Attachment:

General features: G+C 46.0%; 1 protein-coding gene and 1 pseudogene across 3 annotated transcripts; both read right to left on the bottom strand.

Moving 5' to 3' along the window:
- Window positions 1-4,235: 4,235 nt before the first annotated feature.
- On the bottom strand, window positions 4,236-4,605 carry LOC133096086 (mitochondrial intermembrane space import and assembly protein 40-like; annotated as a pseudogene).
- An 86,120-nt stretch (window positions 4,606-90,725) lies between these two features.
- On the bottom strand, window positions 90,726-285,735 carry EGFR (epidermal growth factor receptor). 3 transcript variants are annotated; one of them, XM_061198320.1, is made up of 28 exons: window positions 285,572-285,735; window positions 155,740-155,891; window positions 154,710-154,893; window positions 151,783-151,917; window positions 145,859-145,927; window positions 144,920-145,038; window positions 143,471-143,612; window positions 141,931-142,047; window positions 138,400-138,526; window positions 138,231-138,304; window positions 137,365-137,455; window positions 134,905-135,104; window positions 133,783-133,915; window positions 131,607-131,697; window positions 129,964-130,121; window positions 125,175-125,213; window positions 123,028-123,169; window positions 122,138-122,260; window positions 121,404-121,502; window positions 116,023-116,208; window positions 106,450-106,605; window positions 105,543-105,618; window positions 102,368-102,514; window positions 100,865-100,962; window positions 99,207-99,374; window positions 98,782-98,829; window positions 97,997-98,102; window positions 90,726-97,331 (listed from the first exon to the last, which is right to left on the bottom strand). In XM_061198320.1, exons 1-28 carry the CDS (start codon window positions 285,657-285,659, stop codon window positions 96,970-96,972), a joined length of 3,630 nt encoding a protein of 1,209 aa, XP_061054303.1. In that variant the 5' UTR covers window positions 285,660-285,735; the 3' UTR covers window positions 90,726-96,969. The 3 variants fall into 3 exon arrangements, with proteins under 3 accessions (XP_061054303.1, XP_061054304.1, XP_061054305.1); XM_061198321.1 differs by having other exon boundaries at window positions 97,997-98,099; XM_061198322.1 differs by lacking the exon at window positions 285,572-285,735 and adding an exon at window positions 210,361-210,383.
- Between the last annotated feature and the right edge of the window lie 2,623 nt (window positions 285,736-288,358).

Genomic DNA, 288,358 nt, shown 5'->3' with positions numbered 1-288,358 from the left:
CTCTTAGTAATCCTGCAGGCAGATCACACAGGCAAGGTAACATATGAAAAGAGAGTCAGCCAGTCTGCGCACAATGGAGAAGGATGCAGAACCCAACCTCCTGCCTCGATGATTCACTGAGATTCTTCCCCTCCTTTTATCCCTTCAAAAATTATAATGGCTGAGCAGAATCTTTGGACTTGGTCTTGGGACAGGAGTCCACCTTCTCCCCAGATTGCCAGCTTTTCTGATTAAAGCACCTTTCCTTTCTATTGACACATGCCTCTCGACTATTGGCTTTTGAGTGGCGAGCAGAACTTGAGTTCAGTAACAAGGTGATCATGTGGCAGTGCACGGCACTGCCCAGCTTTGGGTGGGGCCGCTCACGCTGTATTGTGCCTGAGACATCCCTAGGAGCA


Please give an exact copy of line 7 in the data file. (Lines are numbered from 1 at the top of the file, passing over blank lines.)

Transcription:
- Between the last annotated feature and the right edge of the window lie 2,623 nt (window positions 285,736-288,358).